My collection of polished Iona greenstone. The smaller examples are known as St. Columba’s Tears.

A small geological outcrop at the south end of the isle of Iona is the source of a rare stone known since the time of St. Colum Cille and treasured for centuries. Iona greenstone (also called Iona marble, nephrite, jade, and a host of other more-or-less mineralogically correct names) may be found on the beach at Port a Churaich or St. Columba’s Bay. The green and white stone is reputed to be a charm against shipwreck, fire, and miscarriage, and local children collected and sold specimens to the tourists flocking to the island since the eighteenth century. Smaller, sea-polished pebbles have long been referred to as St. Columba’s Tears. During the Middle Ages, a large slab of the material was carved for an altar in Iona Abbey. Iona marble was also briefly quarried nearby by the failed Argyll Quarry Company in the nineteenth century. Iona greenstone was particularly prized for use in jewellery during the Victorian and Edwardian eras.

I Believe You Are a Campbell

St. Columba’s Bay, Iona.

Being desirous to visit the opposite shore of the island, where Saint Columba is said to have landed, I procured a horse from one M’Ginnis, who ran along as my guide. The M’Ginnises are said to be a branch of the clan of M’Lean. Sir Allan had been told that this man had refused to send him some rum, at which the knight was in great indignation. ‘You rascal!’ said he. ‘Don’t you know that I can hang you, if I please?’ Not averting to the chieftain’s power over his clan, I imagined that Sir Allan had known of some capital crime that the fellow had committed, which he could discover, and so get him condemned; and said, ‘How so?’ ‘Why,’ said Sir Allan, ‘are they not all my people?’ Sensible in my inadvertency, and most willing to contribute what I could towards the continuation of feudal authority, ‘Very true,’ said I. Sir Allan went on: ‘Refuse to send rum to me, you rascal! Don’t you know that, if I order you to go and cut a man’s throat, you are to do it?’ ‘Yes, an’t please your honour! and my own too, and hang myself too.’ The poor fellow denied that he had refused to send the rum. His making these professions was not merely a pretence in presence of his chief; for after he and I were out of Sir Allan’s hearing, he told me, ‘Had he sent his dog for the rum, I would have given it: I would cut my bones for him.’ It was very remarkable to find such an attachment to a chief, though he had then no connection with the island, and had not been there for fourteen years. Sir Allan, by way of upbraiding the fellow, said, ‘I believe you are a CAMPBELL.’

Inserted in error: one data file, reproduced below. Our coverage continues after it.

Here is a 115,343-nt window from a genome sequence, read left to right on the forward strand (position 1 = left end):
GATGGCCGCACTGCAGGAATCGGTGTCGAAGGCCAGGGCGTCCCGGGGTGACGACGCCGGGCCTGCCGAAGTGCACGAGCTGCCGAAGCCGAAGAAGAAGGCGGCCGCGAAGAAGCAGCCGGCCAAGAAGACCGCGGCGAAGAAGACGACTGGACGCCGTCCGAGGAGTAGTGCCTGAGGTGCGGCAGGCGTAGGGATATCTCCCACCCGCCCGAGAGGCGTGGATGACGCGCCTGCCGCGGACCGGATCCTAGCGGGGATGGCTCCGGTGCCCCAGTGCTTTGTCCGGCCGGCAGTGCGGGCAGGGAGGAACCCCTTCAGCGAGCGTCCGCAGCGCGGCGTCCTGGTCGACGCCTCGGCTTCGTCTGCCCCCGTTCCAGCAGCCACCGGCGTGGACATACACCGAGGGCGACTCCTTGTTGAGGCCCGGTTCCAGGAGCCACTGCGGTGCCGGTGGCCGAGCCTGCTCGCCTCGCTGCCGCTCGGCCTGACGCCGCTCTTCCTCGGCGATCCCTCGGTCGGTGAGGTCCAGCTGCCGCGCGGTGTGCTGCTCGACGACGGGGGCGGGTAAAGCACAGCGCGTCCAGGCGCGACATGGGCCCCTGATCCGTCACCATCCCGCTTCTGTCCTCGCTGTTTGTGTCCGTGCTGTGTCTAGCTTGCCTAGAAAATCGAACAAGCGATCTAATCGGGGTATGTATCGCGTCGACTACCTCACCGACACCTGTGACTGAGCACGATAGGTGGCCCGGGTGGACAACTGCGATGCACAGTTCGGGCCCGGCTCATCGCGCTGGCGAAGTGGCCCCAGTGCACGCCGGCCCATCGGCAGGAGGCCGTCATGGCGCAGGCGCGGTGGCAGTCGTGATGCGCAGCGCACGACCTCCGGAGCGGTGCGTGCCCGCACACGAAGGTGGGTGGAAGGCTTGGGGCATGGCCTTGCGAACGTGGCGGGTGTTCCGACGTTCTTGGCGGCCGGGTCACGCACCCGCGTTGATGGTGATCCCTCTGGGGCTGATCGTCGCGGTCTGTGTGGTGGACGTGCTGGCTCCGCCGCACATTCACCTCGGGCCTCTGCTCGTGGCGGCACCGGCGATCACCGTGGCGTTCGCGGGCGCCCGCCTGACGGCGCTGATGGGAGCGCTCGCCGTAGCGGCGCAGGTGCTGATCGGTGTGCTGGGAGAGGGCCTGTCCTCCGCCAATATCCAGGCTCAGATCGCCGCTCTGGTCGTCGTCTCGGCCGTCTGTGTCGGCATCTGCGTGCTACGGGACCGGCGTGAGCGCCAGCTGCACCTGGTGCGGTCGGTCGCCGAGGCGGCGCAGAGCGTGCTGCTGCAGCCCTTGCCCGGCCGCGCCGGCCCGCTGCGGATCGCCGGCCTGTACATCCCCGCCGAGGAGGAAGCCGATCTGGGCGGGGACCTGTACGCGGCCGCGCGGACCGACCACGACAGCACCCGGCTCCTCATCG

– The Journal of a Tour to the Hebrides by James Boswell;
Wednesday, 20th October 1773: Icolmkill (Iona).